(foo; echo $? >$foo-status) | bar
foo_status=$(cat $foo-status)
  • How about to cleanup like jlliagre? Don't you leave a file behind called foo-status?
    – Johan
    Commented Jun 8, 2011 at 18:39
  • @Johan: If you prefer my suggestion, don't hesitate to vote it up ;) In addition not to leaving a file, it has the advantage of allowing multiple processes to run this simultaneously and the current directory need not to be writable.
    – jlliagre
    Commented Jun 8, 2011 at 20:40

The following 'if' block will run only if 'command' succeeded:

if command; then
   # ...

Specifically speaking, you can run something like this:


if haconf -makerw > "$haconf_out" 2>&1; then
   grep -iq "Cluster already writable" "$haconf_out"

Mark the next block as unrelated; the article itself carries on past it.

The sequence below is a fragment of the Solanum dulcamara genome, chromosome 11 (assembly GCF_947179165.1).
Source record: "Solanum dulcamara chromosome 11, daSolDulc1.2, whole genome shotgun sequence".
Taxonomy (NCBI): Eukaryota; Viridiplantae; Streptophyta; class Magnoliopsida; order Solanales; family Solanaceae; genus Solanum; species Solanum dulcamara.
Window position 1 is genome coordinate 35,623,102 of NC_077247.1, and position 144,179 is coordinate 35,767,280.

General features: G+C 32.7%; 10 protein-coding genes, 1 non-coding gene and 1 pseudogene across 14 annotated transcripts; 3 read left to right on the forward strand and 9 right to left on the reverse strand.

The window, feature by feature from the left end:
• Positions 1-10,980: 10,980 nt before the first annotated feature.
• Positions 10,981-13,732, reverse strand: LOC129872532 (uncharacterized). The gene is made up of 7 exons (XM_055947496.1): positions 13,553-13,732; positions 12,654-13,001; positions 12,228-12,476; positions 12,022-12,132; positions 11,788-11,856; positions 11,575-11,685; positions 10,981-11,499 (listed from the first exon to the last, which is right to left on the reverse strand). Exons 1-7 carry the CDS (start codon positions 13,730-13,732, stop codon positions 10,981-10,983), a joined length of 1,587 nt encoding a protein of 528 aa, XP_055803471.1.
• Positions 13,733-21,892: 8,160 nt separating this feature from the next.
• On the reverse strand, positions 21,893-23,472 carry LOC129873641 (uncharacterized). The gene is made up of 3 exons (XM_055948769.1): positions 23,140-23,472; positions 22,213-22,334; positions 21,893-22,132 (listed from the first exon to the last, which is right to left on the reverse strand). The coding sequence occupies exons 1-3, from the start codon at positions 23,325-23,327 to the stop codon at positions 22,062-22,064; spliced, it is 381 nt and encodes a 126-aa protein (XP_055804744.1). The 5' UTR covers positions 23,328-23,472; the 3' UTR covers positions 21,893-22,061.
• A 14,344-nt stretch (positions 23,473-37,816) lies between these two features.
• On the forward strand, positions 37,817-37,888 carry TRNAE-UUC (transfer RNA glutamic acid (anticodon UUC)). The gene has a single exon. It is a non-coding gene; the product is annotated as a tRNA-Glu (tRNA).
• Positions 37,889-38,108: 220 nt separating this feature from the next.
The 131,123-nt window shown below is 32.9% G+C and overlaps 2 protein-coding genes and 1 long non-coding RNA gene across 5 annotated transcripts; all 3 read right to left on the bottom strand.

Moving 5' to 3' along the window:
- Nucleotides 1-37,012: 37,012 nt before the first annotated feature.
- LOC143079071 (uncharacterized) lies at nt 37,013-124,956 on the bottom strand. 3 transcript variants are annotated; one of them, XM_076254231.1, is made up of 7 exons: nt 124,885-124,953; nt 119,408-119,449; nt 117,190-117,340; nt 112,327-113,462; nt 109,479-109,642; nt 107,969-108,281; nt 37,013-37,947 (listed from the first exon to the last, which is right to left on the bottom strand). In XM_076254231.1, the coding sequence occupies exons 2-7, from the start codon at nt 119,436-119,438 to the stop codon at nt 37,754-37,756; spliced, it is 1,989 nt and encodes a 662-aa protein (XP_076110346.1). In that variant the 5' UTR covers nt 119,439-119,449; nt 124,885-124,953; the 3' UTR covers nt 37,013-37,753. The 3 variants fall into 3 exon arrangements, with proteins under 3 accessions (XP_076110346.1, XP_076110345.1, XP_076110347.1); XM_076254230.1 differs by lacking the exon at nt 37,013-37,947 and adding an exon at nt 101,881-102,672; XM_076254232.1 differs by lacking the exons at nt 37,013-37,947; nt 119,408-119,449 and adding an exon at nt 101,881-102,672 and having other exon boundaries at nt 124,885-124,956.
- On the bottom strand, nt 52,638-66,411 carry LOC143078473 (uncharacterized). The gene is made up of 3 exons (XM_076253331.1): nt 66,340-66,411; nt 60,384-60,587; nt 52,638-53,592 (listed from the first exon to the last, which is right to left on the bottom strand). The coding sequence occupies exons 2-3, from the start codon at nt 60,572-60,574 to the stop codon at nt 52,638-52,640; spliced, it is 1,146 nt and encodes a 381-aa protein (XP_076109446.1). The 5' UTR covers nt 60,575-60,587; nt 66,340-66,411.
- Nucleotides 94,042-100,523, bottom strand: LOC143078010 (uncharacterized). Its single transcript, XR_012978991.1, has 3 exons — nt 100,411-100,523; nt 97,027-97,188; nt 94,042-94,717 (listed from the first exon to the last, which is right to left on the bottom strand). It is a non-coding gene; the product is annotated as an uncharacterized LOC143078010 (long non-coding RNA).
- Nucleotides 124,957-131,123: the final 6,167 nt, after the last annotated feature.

# ...

Which will run haconf -makerw and store its stdout and stderr to "$haconf_out". If the returned value from haconf is true, then the 'if' block will be executed and grep will read "$haconf_out", trying to match it against "Cluster already writable".

Notice that pipes automatically clean themselves up; with the redirection you'll have to be carefull to remove "$haconf_out" when done.

Not as elegant as pipefail, but a legitimate alternative if this functionality is not within reach.

Alternate example for @lesmana solution, possibly simplified.
Provides logging to file if desired.
$ cat z.sh
#TEE="tee z.log"
#TEE="tee -a z.log"

exec 8>&- 9>&-
      { #BEGIN - add code below this line and before #END
echo ${?} 1>&8  # use exactly 1x prior to #END
      } 2>&1 | ${TEE} 1>&9
    } 8>&1
  } | exit $(read; printf "${REPLY}")
} 9>&1

exit ${?}
$ cat zz.sh
echo "my script code..."
exit 42
$ ./z.sh; echo "status=${?}"
my script code...

For everyone using bash. I think that by far cleanest solution to both get output value and each exit status in pipe is this.